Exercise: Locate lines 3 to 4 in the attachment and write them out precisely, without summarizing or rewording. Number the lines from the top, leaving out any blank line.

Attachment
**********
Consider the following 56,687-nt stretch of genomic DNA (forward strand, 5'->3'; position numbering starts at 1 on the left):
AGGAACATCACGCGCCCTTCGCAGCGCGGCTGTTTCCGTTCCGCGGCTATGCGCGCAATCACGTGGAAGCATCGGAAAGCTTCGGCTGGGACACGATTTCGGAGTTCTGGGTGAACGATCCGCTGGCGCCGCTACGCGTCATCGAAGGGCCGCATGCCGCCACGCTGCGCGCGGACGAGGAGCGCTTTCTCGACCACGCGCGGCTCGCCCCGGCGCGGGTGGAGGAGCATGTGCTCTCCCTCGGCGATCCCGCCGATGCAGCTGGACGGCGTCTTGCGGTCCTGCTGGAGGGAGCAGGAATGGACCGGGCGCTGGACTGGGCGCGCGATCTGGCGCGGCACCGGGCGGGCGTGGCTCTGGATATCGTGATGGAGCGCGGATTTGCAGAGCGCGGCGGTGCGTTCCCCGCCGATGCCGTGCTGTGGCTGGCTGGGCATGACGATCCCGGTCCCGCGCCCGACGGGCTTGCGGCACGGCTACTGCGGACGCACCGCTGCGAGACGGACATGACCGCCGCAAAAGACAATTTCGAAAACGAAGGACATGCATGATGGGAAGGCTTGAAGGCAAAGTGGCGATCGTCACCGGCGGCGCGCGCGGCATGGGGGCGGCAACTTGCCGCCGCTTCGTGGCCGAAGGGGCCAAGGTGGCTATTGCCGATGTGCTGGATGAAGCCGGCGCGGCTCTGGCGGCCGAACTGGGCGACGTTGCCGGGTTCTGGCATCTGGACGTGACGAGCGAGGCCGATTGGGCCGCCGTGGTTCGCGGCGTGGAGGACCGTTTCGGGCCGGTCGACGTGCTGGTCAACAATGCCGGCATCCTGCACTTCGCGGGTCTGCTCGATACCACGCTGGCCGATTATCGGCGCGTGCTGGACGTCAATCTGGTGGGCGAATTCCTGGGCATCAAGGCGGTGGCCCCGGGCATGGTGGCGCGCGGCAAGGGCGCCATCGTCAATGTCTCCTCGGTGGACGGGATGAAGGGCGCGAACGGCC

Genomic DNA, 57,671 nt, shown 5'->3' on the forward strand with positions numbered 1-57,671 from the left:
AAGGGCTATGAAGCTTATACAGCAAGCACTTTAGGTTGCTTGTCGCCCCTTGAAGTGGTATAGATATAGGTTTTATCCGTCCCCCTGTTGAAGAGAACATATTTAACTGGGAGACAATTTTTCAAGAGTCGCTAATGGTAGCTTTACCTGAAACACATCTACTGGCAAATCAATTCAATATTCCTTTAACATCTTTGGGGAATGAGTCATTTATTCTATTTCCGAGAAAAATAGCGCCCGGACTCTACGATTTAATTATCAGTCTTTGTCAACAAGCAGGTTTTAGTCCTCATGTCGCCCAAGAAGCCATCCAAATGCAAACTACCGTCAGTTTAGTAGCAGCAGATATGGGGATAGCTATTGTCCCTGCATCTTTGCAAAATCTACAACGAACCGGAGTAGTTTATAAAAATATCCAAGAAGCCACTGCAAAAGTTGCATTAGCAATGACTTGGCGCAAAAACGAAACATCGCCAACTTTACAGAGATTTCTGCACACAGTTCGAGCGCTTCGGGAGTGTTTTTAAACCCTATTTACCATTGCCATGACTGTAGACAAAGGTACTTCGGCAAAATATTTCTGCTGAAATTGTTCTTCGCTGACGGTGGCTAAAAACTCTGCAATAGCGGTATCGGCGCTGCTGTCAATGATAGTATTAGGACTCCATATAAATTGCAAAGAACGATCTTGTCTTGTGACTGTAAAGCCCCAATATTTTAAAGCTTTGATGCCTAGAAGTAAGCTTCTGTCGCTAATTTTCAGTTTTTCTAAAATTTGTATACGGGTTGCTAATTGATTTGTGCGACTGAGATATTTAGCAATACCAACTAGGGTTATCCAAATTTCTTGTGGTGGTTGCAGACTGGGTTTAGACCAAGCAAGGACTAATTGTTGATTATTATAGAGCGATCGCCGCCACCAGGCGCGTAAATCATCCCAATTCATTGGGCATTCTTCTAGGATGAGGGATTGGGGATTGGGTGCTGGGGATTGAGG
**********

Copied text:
Genomic DNA, 57,671 nt, shown 5'->3' on the forward strand with positions numbered 1-57,671 from the left:
AAGGGCTATGAAGCTTATACAGCAAGCACTTTAGGTTGCTTGTCGCCCCTTGAAGTGGTATAGATATAGGTTTTATCCGTCCCCCTGTTGAAGAGAACATATTTAACTGGGAGACAATTTTTCAAGAGTCGCTAATGGTAGCTTTACCTGAAACACATCTACTGGCAAATCAATTCAATATTCCTTTAACATCTTTGGGGAATGAGTCATTTATTCTATTTCCGAGAAAAATAGCGCCCGGACTCTACGATTTAATTATCAGTCTTTGTCAACAAGCAGGTTTTAGTCCTCATGTCGCCCAAGAAGCCATCCAAATGCAAACTACCGTCAGTTTAGTAGCAGCAGATATGGGGATAGCTATTGTCCCTGCATCTTTGCAAAATCTACAACGAACCGGAGTAGTTTATAAAAATATCCAAGAAGCCACTGCAAAAGTTGCATTAGCAATGACTTGGCGCAAAAACGAAACATCGCCAACTTTACAGAGATTTCTGCACACAGTTCGAGCGCTTCGGGAGTGTTTTTAAACCCTATTTACCATTGCCATGACTGTAGACAAAGGTACTTCGGCAAAATATTTCTGCTGAAATTGTTCTTCGCTGACGGTGGCTAAAAACTCTGCAATAGCGGTATCGGCGCTGCTGTCAATGATAGTATTAGGACTCCATATAAATTGCAAAGAACGATCTTGTCTTGTGACTGTAAAGCCCCAATATTTTAAAGCTTTGATGCCTAGAAGTAAGCTTCTGTCGCTAATTTTCAGTTTTTCTAAAATTTGTATACGGGTTGCTAATTGATTTGTGCGACTGAGATATTTAGCAATACCAACTAGGGTTATCCAAATTTCTTGTGGTGGTTGCAGACTGGGTTTAGACCAAGCAAGGACTAATTGTTGATTATTATAGAGCGATCGCCGCCACCAGGCGCGTAAATCATCCCAATTCATTGGGCATTCTTCTAGGATGAGGGATTGGGGATTGGGTGCTGGGGATTGAGG